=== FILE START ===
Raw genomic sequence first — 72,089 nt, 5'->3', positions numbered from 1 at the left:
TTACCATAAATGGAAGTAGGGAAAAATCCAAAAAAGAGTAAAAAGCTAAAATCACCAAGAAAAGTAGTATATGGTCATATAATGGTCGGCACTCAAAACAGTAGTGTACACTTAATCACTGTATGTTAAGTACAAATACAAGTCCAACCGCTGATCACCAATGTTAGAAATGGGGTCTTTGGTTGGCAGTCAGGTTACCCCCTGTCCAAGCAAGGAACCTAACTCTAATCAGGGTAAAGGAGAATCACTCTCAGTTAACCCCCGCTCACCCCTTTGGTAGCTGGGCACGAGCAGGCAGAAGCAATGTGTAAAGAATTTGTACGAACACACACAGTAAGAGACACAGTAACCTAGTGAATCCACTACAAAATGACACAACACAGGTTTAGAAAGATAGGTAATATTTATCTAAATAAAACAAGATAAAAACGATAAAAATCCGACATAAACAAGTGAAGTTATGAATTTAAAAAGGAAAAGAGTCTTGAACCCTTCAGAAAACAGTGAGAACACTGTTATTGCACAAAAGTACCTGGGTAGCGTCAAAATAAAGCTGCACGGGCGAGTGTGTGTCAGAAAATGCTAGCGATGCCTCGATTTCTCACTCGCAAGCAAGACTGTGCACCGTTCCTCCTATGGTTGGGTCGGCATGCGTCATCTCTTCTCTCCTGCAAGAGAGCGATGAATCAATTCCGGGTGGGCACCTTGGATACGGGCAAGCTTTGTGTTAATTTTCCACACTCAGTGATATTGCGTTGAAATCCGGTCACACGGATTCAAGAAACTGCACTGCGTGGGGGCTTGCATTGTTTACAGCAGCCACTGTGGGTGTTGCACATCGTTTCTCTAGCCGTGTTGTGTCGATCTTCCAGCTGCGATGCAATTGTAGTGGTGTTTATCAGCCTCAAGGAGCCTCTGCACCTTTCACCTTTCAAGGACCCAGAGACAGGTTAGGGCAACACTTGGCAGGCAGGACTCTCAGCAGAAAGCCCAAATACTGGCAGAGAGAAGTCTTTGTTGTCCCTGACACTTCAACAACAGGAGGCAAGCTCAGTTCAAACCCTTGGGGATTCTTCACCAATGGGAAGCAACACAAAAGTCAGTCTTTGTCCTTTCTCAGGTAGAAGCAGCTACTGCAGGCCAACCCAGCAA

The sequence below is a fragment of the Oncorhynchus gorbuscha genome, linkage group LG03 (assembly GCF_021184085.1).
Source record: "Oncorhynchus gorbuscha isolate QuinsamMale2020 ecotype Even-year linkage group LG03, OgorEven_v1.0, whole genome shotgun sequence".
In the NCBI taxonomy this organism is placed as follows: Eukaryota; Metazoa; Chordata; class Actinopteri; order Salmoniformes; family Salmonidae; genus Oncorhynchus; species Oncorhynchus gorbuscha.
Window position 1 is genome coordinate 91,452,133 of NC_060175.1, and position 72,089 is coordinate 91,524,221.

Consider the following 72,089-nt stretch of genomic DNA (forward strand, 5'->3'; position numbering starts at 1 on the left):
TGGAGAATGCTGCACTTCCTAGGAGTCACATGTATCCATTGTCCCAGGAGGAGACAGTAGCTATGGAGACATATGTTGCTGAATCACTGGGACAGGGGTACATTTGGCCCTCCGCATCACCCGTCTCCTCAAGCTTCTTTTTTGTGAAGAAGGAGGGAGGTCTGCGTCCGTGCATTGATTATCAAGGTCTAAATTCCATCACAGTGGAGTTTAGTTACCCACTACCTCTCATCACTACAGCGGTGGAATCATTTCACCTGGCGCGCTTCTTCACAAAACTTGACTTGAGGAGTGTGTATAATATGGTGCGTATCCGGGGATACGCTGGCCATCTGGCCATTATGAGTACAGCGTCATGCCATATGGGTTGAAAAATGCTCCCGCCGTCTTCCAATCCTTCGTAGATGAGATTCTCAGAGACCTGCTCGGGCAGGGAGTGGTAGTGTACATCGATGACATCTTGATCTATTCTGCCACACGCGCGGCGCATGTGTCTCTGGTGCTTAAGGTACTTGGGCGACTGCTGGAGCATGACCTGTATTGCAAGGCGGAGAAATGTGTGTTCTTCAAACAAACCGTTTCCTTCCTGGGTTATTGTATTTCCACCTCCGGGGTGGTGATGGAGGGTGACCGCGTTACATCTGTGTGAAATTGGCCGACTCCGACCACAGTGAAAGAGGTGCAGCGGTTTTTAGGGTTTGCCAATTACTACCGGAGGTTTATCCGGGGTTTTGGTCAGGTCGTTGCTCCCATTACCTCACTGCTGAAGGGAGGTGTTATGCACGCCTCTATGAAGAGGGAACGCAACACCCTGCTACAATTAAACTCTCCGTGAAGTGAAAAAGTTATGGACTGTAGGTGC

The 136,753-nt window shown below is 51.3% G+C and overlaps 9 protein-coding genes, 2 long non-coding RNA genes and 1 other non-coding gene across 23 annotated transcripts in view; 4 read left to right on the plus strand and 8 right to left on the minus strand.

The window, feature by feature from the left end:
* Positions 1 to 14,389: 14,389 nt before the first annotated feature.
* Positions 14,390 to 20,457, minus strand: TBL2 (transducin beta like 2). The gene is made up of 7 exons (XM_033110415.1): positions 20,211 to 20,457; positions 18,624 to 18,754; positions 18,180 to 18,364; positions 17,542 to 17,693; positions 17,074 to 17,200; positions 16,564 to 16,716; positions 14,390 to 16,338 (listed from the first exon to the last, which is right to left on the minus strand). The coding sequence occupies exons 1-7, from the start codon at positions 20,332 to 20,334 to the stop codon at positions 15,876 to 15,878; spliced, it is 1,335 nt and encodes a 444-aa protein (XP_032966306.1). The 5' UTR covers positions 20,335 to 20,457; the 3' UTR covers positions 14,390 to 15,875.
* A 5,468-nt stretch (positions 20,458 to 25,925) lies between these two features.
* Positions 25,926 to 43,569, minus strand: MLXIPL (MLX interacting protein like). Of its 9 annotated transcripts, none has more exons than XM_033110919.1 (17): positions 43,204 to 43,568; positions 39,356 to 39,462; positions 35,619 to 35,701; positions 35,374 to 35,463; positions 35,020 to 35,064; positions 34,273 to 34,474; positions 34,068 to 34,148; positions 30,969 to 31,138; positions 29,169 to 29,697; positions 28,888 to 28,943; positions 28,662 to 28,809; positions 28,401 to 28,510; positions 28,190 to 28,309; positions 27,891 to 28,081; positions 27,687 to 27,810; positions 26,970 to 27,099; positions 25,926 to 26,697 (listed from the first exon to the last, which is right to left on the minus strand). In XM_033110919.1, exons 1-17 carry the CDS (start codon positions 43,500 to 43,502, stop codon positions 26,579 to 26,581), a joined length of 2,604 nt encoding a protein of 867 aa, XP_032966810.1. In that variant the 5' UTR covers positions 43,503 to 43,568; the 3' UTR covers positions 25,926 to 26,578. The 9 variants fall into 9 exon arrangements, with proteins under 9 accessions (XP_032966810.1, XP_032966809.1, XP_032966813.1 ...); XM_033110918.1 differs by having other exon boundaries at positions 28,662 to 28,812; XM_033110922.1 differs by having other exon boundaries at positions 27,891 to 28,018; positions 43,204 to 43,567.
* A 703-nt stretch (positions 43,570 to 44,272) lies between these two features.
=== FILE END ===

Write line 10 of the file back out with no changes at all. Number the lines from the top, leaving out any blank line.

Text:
The window, feature by feature from the left end: